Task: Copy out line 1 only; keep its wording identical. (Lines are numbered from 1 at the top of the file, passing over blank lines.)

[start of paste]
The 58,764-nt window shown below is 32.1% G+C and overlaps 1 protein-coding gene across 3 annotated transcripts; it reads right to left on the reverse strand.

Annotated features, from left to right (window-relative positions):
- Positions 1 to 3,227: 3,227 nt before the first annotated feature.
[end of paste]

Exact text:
The 58,764-nt window shown below is 32.1% G+C and overlaps 1 protein-coding gene across 3 annotated transcripts; it reads right to left on the reverse strand.